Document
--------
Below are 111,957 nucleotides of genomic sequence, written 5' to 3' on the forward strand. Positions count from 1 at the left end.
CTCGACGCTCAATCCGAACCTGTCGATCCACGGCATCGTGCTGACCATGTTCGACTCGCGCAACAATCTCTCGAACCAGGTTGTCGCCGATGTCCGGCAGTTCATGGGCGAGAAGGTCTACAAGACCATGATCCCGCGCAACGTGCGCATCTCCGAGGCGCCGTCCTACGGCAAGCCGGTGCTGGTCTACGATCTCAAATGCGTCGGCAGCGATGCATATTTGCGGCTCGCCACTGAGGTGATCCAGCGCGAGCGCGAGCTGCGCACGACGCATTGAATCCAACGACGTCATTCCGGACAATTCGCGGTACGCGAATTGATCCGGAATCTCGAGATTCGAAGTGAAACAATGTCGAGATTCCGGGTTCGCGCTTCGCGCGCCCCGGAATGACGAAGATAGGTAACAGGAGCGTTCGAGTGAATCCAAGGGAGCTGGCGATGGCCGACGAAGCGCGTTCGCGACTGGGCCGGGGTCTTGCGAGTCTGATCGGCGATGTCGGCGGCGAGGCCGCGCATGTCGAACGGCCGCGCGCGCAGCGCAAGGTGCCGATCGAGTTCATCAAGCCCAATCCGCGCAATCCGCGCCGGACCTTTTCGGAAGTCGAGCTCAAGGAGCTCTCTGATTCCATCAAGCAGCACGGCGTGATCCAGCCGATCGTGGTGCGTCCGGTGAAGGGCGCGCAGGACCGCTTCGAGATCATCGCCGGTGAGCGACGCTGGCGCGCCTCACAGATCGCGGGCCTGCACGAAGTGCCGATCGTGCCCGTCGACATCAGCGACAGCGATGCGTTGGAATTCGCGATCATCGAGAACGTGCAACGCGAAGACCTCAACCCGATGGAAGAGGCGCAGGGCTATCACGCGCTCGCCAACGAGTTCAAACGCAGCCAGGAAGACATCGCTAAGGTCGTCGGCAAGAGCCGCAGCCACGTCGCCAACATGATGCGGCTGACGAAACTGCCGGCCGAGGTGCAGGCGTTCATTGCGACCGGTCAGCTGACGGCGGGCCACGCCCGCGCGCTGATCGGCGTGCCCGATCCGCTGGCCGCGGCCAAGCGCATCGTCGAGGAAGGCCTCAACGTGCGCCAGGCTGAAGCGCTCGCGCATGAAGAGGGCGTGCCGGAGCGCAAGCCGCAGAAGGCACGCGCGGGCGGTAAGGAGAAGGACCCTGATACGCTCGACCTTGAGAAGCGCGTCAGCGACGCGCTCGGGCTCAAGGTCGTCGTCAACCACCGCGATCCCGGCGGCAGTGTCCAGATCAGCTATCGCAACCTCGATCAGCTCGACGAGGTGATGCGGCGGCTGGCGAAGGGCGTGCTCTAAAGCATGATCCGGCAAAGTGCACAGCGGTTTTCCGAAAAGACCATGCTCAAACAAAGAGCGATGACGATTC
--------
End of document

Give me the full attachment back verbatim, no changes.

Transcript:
Below are 111,957 nucleotides of genomic sequence, written 5' to 3' on the forward strand. Positions count from 1 at the left end.
CTCGACGCTCAATCCGAACCTGTCGATCCACGGCATCGTGCTGACCATGTTCGACTCGCGCAACAATCTCTCGAACCAGGTTGTCGCCGATGTCCGGCAGTTCATGGGCGAGAAGGTCTACAAGACCATGATCCCGCGCAACGTGCGCATCTCCGAGGCGCCGTCCTACGGCAAGCCGGTGCTGGTCTACGATCTCAAATGCGTCGGCAGCGATGCATATTTGCGGCTCGCCACTGAGGTGATCCAGCGCGAGCGCGAGCTGCGCACGACGCATTGAATCCAACGACGTCATTCCGGACAATTCGCGGTACGCGAATTGATCCGGAATCTCGAGATTCGAAGTGAAACAATGTCGAGATTCCGGGTTCGCGCTTCGCGCGCCCCGGAATGACGAAGATAGGTAACAGGAGCGTTCGAGTGAATCCAAGGGAGCTGGCGATGGCCGACGAAGCGCGTTCGCGACTGGGCCGGGGTCTTGCGAGTCTGATCGGCGATGTCGGCGGCGAGGCCGCGCATGTCGAACGGCCGCGCGCGCAGCGCAAGGTGCCGATCGAGTTCATCAAGCCCAATCCGCGCAATCCGCGCCGGACCTTTTCGGAAGTCGAGCTCAAGGAGCTCTCTGATTCCATCAAGCAGCACGGCGTGATCCAGCCGATCGTGGTGCGTCCGGTGAAGGGCGCGCAGGACCGCTTCGAGATCATCGCCGGTGAGCGACGCTGGCGCGCCTCACAGATCGCGGGCCTGCACGAAGTGCCGATCGTGCCCGTCGACATCAGCGACAGCGATGCGTTGGAATTCGCGATCATCGAGAACGTGCAACGCGAAGACCTCAACCCGATGGAAGAGGCGCAGGGCTATCACGCGCTCGCCAACGAGTTCAAACGCAGCCAGGAAGACATCGCTAAGGTCGTCGGCAAGAGCCGCAGCCACGTCGCCAACATGATGCGGCTGACGAAACTGCCGGCCGAGGTGCAGGCGTTCATTGCGACCGGTCAGCTGACGGCGGGCCACGCCCGCGCGCTGATCGGCGTGCCCGATCCGCTGGCCGCGGCCAAGCGCATCGTCGAGGAAGGCCTCAACGTGCGCCAGGCTGAAGCGCTCGCGCATGAAGAGGGCGTGCCGGAGCGCAAGCCGCAGAAGGCACGCGCGGGCGGTAAGGAGAAGGACCCTGATACGCTCGACCTTGAGAAGCGCGTCAGCGACGCGCTCGGGCTCAAGGTCGTCGTCAACCACCGCGATCCCGGCGGCAGTGTCCAGATCAGCTATCGCAACCTCGATCAGCTCGACGAGGTGATGCGGCGGCTGGCGAAGGGCGTGCTCTAAAGCATGATCCGGCAAAGTGCACAGCGGTTTTCCGAAAAGACCATGCTCAAACAAAGAGCGATGACGATTC